Revisiting the nexus of ecological footprint, unemployment, and renewable and non-renewable energy for South Asian economies: Evidence from novel research methods

Dogan E., Majeed M. T., Luni T.

RENEWABLE ENERGY, vol.194, pp.1060-1070, 2022 (SCI-Expanded) identifier identifier

  • Publication Type: Article / Article
  • Volume: 194
  • Publication Date: 2022
  • Doi Number: 10.1016/j.renene.2022.05.165
  • Journal Name: RENEWABLE ENERGY
  • Journal Indexes: Science Citation Index Expanded (SCI-EXPANDED), Scopus, Academic Search Premier, PASCAL, Aerospace Database, Aquatic Science & Fisheries Abstracts (ASFA), CAB Abstracts, Communication Abstracts, Compendex, Environment Index, Geobase, Greenfile, Index Islamicus, INSPEC, Pollution Abstracts, Public Affairs Index, Veterinary Science Database, DIALNET, Civil Engineering Abstracts
  • Page Numbers: pp.1060-1070
  • Keywords: Ecological footprint, Renewable energy, Sustainability, Novel methods, ENVIRONMENTAL KUZNETS CURVE, CO2 EMISSIONS, CONSUMPTION, HYPOTHESIS, GROWTH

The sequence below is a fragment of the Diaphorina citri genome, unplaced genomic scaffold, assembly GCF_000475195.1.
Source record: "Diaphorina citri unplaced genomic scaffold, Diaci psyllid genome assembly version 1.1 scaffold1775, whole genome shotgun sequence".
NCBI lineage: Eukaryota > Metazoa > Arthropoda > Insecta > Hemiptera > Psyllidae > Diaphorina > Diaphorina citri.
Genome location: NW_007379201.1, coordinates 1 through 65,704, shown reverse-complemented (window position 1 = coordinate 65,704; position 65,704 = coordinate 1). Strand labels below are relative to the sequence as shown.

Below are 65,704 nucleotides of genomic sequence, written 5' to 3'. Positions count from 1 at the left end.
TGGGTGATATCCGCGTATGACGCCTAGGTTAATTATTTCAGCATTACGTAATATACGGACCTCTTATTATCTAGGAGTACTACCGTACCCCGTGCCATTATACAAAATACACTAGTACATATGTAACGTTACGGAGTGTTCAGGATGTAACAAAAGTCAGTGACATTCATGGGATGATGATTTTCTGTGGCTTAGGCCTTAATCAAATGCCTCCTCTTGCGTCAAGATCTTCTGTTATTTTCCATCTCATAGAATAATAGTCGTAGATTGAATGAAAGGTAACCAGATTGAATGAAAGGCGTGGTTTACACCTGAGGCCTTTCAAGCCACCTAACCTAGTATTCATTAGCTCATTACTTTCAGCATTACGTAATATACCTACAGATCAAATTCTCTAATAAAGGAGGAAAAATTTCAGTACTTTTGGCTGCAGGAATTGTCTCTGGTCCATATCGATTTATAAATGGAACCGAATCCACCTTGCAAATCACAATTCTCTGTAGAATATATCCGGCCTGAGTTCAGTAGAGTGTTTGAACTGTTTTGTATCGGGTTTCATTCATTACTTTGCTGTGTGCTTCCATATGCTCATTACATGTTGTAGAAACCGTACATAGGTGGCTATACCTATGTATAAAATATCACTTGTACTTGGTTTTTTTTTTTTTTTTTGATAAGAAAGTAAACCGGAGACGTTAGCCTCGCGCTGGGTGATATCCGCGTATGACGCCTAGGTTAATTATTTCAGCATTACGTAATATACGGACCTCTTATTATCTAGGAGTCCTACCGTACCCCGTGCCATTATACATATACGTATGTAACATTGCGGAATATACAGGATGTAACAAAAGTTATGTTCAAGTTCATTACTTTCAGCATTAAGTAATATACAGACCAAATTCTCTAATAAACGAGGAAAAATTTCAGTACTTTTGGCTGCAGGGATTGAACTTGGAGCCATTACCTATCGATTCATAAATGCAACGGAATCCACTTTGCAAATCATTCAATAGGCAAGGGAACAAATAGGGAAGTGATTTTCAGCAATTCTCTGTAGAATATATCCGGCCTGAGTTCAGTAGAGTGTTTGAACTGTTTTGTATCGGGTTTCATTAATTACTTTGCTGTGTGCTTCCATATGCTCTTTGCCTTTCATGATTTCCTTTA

• Abdullah Gül University Affiliated: Yes


Given the need to employ novel research methods in the energy-environment nexus, the objective of the present research is to investigate the impacts of real output, unemployment, and renewable and nonrenewable energy on ecological footprint under a STIRPAT theoretical framework by applying the second-generation unit root, cointegration, Granger-causality, and long-run estimation methods on the annual data from 1990 to 2017 for South Asian economies. Empirical results show that increases in unemployment and renewable energy decrease ecological footprint while increases in real income and non-renewable energy hurt the environment. This study confirms the adverse effect of renewable energy on environmental degradation as well as the trade-off between unemployment and pollution through multiple robustness and sensitivity checks. In addition, the causality test supports unidirectional causality from income, renewable energy, and non-renewable energy to ecological footprint. Regarding policy perspectives, the governments of the South Asian region should support the deployment of renewable energy through various channels and regulations. The development of technologies that promote sustainable production and consumption play critical roles for reducing the trade-off unemployment and ecological footprint. Further policy suggestions are discussed in the study.(c) 2022 Elsevier Ltd. All rights reserved.